Italian architect Pier Carlo Bontempi has been named the recipient of the 2014 Richard H. Driehaus Prize at the University of Notre Dame. He will receive the prize at a ceremony to be held March 29 in Chicago at the John B. Murphy Memorial Auditorium.
A native of Fornovo di Taro, Parma, Italy, Bontempi studied architecture at the University of Florence and has taught at Florence University, the École Spéciale d’Architecture of Paris, Syracuse University of New York in Florence, the Staatliche Akademie der Bildenden Künste in Stuttgart, and the Prince of Wales Institute of Architecture in London. His studio works on new traditional architecture and architectural projects including restoration, rebuilding, and town planning. His award-winning international work includes a block recovery plan in Parma’s historic center, as well as the Place de Toscane and the “Quartier du Lac” resort in Val d’Europe near Paris.
Place Toscane in Serris, Val d'Europe by Pier Carlo Bontempi with Dominique Hertemberger“Bontempi’s work illustrates why the idea of the traditional city and its architecture are referred to as ‘the original green,’” said Michael Lykoudis, Francis and Kathleen Rooney Dean of the Notre Dame School of Architecture. “His buildings, seamlessly woven into their urban environments, demonstrate the principles of the new classicism and urbanism. Their durable construction, adaptive interior space and sensitive urban siting make them exemplars of architecture as an art of conservation and investment as opposed to consumption and waste.”
“Bontempi acquired his vast architectural knowledge and versatility by studying the rich fabric of Italy, the cities and landscapes he grew up in,” said Léon Krier, the inaugural Driehaus laureate. “The serenity, robustness, elegance and economy of his considerable built work provide exemplary models for better cities and buildings in the cities and towns of the future.”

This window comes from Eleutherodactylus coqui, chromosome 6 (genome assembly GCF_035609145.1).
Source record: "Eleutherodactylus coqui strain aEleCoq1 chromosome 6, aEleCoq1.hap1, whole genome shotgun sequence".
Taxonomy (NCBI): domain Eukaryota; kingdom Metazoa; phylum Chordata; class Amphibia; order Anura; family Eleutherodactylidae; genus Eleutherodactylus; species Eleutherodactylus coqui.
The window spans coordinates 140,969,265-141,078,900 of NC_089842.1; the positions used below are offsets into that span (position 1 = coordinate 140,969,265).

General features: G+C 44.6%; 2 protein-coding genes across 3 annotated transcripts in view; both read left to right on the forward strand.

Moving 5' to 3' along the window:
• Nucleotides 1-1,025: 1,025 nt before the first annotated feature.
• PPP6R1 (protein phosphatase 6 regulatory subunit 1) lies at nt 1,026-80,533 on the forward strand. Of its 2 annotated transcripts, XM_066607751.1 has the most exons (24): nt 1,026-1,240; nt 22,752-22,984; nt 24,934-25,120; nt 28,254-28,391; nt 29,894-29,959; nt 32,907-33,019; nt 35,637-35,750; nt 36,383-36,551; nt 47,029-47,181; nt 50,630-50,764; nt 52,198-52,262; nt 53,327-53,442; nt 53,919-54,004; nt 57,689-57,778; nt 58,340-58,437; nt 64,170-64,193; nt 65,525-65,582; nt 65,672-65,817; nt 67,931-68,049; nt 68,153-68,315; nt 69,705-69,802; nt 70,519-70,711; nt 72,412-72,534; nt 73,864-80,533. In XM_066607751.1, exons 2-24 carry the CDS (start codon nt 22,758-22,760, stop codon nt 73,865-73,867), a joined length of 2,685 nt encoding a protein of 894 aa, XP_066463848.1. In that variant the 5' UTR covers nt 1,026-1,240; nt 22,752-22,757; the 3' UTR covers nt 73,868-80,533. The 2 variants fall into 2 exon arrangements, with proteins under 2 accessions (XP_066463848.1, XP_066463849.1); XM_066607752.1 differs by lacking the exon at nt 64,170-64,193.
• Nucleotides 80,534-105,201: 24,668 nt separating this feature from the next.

Established in 2003 by the Notre Dame School of Architecture, the $200,000 Richard H. Driehaus Prizeis awarded to a living architect whose work embodies the highest ideals of traditional and classical architecture in contemporary society, and creates a positive cultural, environmental and artistic impact. In keeping with the School of Architecture’s classical and urbanist curriculum, the prize provides a forum for celebrating and advancing the principles of the traditional city with an emphasis on sustainability.
“I am most pleased with the selection of Pier Carlo Bontempi as the 2014 Richard H. Driehaus Prize laureate,” said Richard H. Driehaus, founder, chairman and chief investment officer of Chicago-based Driehaus Capital Management LLC. “His work has consistently responded to the unique qualities of historic environments as well as to the needs of modern society. Each project has achieved a nuanced balance between traditional principles and worldly cosmopolitanism, a quality lacking in today’s urban settings. His work is a reminder that great architecture possesses not only confidence and wonder, but that it is born of a humanistic impulse.”
Each year, in conjunction with the Driehaus Prize, the jury also selects the recipient of the $50,000 Henry Hope Reed Award, which honors outstanding achievement in the promotion and preservation of those ideals. Yisan Ruan, professor of architecture at Tongji University, will receive the 2014 Reed Award. A native of Suzhou, China, Ruan supervised the Yangtze River Water Towns project and the Pingjiang Historic District project of Suzhou, both of which received Asia-Pacific Heritage Awards from UNESCO. He has been a consultant for conservation projects in numerous historic cities in China including Yangzhou, Hangzhou, Shaoxing, Pingyao and Lijiang. He also has been honored by France’s culture ministry as a Knight of the Order of Arts and Letters for his contributions to the conservation of World Heritage sites.
Commercial Street in Pingayo, China
“Professor Ruan has, through example, shown us the importance of saving not just individual buildings, but whole environments, along with their culture, so that they become part of modern life, rather than isolated artifacts,” said Lykoudis.
“Through large-scale local interventions, Professor Ruan’s work has become a model for preservation that addresses context in the broadest sense of the term,” said Driehaus.
Recipients of this year’s Driehaus Prize and Reed Award were selected by a jury composed of Adele Chatfield-Taylor, president of the American Academy in Rome; Robert Davis, developer and founder of Seaside, Fla.; Paul Goldberger, contributing editor at Vanity Fair; Léon Krier, architect and urban planner; Demetri Porphyrios, principal of Porphyrios Associates; and Witold Rybczynski, Meyerson Professor Emeritus of Urbanism at the University of Pennsylvania.